This week we hear from long time Expo staff and friend, Charles. He tells us about his life growing up in Antoa and his hopes for the future.
Sometimes, in order to become who you’re meant to be, you have to face certain challenges. Growing up without a father is something I wish I hadn’t experienced, but even so, it has made me that much stronger, and I love sharing my story because it motivates my listeners.
My parents are from a little village called Antoa, in Ghana. My dad left for Nigeria when I was in my mother’s womb, and never provided us with any financial or emotional support. At the age of 9, I decided to start working on a palm wine farm with my grandfather, no longer able to bear witness to the pain and suffering my mom went through while trying to provide for her family. I helped him harvest and sell palm wine, and used the money I made to buy books, food, and pay for extra classes at school. I continued this through the start of high school, despite the fact that my friends made fun of me. I blocked out their words, determined to continue my education and knowing that working with my grandfather was the only way I’d be able to do so.
To my deep disappointment, there came a day when my grandfather and I ran out of palm trees suitable for tapping wine. I was in form 2 in high school. However, a silver lining came in the form of an American NGO that wanted to run a peer tutoring program at my school. “Now is the time for my hard work to pay off,” I thought- and it did. I was among the 5 students selected to take part in this program, whereby I would be tutoring junior high students and would be eligible for a scholarship, awarded by the organization. My determination again paid off when I won the scholarship and was able to pay a portion of my school fees, which helped me complete my high school education.
When I finally met my dad, at the age of 12, he was very sick. He couldn’t even walk. After a few years, he died. Although he hadn’t played a role in raising me, his death nonetheless affected me emotionally. It was difficult to live in a small village without a dad. People would point at me, saying things like, “that’s the boy without a father.” Even so, I didn’t let their words discourage me. My grandfather was there to support me emotionally, and encourage me to reach my full potential. I was devastated when he died just as I was about to write my finals at the end of high school. However, he had taught me how to stay strong and stick to my goals. As such, in spite of all of the difficulties I have gone through in life, I remain determined to stick to and follow through with a personal goal of mine, about which I am very passionate: I want to be the first member of my family to go to university.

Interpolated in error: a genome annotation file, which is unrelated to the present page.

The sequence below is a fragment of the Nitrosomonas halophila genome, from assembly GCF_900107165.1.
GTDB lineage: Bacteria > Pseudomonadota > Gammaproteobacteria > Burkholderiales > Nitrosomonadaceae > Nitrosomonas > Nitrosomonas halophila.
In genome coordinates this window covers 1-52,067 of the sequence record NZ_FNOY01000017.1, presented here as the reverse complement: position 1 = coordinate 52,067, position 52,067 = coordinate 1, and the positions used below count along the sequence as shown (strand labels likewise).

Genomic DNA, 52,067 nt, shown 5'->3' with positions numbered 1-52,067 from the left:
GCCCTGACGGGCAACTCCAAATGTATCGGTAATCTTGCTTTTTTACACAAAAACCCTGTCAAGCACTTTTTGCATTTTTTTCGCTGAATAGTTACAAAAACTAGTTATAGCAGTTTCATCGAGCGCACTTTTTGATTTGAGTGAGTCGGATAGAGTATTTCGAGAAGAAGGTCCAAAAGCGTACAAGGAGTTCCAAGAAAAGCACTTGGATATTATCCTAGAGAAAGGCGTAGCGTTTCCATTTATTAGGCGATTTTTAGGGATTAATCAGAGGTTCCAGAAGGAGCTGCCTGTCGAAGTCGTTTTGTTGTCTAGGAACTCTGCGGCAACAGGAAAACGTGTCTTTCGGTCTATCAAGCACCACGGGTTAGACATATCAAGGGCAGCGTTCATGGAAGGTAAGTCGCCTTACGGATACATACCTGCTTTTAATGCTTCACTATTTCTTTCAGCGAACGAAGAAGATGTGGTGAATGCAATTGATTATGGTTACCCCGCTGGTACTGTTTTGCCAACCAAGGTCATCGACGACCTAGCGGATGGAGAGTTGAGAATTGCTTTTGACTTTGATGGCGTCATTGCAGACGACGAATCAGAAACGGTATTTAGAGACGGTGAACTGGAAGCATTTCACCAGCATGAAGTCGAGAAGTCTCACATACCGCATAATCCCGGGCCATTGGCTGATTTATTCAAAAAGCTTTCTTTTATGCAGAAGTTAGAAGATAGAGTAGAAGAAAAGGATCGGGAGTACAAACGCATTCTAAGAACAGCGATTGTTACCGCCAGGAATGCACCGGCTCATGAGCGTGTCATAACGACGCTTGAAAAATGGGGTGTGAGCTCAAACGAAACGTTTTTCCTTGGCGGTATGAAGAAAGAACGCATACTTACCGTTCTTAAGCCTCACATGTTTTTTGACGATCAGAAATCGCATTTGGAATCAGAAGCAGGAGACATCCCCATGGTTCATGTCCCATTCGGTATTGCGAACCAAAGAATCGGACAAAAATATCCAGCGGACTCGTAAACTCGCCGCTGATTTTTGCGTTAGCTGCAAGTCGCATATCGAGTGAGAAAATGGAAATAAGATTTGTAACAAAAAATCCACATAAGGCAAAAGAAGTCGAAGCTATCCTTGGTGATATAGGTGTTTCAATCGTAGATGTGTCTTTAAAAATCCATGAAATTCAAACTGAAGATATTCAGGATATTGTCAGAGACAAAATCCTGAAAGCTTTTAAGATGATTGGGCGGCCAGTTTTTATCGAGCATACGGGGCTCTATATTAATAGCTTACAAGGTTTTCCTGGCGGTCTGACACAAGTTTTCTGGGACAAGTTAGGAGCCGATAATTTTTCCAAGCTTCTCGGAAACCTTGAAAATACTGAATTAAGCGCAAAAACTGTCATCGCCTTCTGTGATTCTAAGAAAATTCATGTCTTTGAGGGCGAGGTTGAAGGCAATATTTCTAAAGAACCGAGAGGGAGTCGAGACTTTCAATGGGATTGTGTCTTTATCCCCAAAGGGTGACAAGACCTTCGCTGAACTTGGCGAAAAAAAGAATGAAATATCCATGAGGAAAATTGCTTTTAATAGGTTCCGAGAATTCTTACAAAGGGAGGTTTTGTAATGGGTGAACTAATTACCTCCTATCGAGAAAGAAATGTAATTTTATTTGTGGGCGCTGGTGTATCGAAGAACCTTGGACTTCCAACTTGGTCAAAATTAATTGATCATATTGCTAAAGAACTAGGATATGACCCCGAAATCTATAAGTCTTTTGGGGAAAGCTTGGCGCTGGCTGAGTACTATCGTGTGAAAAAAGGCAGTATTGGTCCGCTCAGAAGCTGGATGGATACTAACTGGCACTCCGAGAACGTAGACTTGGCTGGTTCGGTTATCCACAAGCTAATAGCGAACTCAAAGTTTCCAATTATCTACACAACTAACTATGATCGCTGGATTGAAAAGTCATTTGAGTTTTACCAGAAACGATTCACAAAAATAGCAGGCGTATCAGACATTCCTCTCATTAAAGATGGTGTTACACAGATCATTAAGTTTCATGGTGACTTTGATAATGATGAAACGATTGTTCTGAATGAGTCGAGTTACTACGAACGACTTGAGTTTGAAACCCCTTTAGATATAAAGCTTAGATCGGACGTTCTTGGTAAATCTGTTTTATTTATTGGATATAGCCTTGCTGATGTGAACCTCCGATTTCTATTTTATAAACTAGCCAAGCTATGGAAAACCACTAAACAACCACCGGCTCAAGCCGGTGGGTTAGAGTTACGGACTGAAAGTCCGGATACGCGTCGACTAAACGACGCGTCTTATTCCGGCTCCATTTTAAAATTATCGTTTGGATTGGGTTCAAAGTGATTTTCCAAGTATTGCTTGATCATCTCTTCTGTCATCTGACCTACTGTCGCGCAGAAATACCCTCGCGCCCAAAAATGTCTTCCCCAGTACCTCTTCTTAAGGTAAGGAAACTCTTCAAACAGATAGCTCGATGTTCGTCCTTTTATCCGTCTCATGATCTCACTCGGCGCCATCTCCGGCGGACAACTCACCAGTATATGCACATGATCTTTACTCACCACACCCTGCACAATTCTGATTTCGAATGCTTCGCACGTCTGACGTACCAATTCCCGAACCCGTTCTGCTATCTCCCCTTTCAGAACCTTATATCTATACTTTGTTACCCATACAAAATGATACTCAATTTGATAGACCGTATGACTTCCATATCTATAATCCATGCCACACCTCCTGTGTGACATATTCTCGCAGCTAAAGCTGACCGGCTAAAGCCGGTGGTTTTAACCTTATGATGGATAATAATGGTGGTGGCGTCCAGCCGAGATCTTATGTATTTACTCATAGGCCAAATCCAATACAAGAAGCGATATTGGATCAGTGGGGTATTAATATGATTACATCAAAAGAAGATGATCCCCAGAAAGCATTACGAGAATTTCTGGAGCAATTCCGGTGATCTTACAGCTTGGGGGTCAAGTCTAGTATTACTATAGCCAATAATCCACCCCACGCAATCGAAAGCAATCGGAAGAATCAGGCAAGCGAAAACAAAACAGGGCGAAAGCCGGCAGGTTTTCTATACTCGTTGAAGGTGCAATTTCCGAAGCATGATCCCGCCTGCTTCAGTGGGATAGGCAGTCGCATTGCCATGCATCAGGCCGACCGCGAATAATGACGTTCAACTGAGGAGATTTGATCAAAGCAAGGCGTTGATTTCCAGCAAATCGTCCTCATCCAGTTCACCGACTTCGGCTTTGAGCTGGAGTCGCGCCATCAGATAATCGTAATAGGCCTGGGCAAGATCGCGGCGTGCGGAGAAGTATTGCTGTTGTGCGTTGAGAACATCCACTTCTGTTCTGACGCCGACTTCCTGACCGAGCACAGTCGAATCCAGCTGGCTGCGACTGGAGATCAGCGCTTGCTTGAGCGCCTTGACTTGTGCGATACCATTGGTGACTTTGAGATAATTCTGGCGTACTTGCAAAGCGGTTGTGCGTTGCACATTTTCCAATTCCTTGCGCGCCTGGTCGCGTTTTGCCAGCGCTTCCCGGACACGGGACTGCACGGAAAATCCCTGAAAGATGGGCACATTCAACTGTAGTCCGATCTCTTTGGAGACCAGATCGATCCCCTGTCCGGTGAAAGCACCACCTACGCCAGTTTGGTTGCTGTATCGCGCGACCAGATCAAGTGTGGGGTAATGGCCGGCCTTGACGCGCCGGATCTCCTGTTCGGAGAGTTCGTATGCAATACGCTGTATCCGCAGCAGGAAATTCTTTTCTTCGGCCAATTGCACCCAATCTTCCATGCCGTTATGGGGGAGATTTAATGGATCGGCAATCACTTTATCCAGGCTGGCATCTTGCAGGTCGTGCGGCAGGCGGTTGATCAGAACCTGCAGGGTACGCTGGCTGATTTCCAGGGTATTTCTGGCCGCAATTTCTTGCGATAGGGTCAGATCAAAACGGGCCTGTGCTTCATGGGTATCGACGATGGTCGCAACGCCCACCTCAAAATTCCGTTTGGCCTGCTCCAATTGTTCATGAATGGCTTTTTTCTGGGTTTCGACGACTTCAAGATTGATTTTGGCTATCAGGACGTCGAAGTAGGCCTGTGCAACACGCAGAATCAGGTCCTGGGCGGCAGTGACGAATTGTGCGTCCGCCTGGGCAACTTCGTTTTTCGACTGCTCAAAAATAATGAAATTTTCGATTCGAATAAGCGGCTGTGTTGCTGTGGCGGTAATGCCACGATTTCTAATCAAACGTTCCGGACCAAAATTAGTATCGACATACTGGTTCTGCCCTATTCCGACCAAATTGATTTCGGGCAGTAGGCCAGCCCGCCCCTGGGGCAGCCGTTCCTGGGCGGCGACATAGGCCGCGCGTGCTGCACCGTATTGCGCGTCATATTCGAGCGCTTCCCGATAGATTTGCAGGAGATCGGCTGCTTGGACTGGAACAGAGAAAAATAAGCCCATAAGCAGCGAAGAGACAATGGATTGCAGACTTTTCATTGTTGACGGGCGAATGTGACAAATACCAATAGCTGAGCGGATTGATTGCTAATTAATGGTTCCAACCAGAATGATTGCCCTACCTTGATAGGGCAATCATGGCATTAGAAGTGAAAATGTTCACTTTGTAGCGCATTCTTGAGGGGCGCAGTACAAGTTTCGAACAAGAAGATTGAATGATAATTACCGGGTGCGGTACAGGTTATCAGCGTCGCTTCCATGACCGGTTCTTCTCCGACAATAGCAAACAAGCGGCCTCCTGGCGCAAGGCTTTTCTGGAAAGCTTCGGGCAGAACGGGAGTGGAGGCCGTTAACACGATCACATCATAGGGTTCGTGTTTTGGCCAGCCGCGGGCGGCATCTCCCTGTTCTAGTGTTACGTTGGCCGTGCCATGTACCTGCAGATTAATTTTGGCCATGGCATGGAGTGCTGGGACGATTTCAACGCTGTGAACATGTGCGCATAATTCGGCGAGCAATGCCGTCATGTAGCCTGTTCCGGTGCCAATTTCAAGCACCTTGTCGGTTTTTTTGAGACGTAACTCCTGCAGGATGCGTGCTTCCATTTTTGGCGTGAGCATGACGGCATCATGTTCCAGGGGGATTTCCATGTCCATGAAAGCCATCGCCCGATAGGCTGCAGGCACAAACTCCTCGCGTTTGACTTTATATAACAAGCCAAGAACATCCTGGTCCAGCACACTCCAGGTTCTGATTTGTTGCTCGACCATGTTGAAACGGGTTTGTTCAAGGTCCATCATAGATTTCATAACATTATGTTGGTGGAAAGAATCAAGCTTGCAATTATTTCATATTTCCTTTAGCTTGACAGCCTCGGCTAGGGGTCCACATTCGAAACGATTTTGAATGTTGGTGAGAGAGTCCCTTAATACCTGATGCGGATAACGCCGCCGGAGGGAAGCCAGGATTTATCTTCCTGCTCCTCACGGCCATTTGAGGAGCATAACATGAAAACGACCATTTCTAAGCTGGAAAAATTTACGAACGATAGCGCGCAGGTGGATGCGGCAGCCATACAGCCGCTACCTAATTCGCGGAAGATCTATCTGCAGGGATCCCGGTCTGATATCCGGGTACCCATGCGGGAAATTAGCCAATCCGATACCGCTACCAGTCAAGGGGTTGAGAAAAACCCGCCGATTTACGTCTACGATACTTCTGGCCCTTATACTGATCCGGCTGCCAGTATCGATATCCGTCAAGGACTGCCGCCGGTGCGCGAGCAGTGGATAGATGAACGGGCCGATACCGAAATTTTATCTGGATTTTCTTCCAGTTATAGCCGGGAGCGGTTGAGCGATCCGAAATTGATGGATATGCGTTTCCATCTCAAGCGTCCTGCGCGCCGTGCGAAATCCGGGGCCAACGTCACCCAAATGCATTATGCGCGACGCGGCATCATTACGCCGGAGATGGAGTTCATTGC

I would like to study business at University and then own a school or some other businesses in my village and Ghana as a whole. I will use the knowledge I will gain at the university to run my school and my other businesses. I will be interested in employing graduates from my village to work at my businesses. This is because not furthering your education is one of the biggest problem in my village. After university here in Ghana, it becomes really difficult to get job. So I would like to employ university graduates in my village and Ghana as whole to reduce the number unemployed graduates here. I know this will also motivate the next generation to take their education serious as they will have hope that they will get job after completing university or come up with their own businesses or something different that will help develop the country. Lastly, I would love to continue giving scholarships to brilliant but needy students to further their education, so their lives can be changed for the better, as mine was.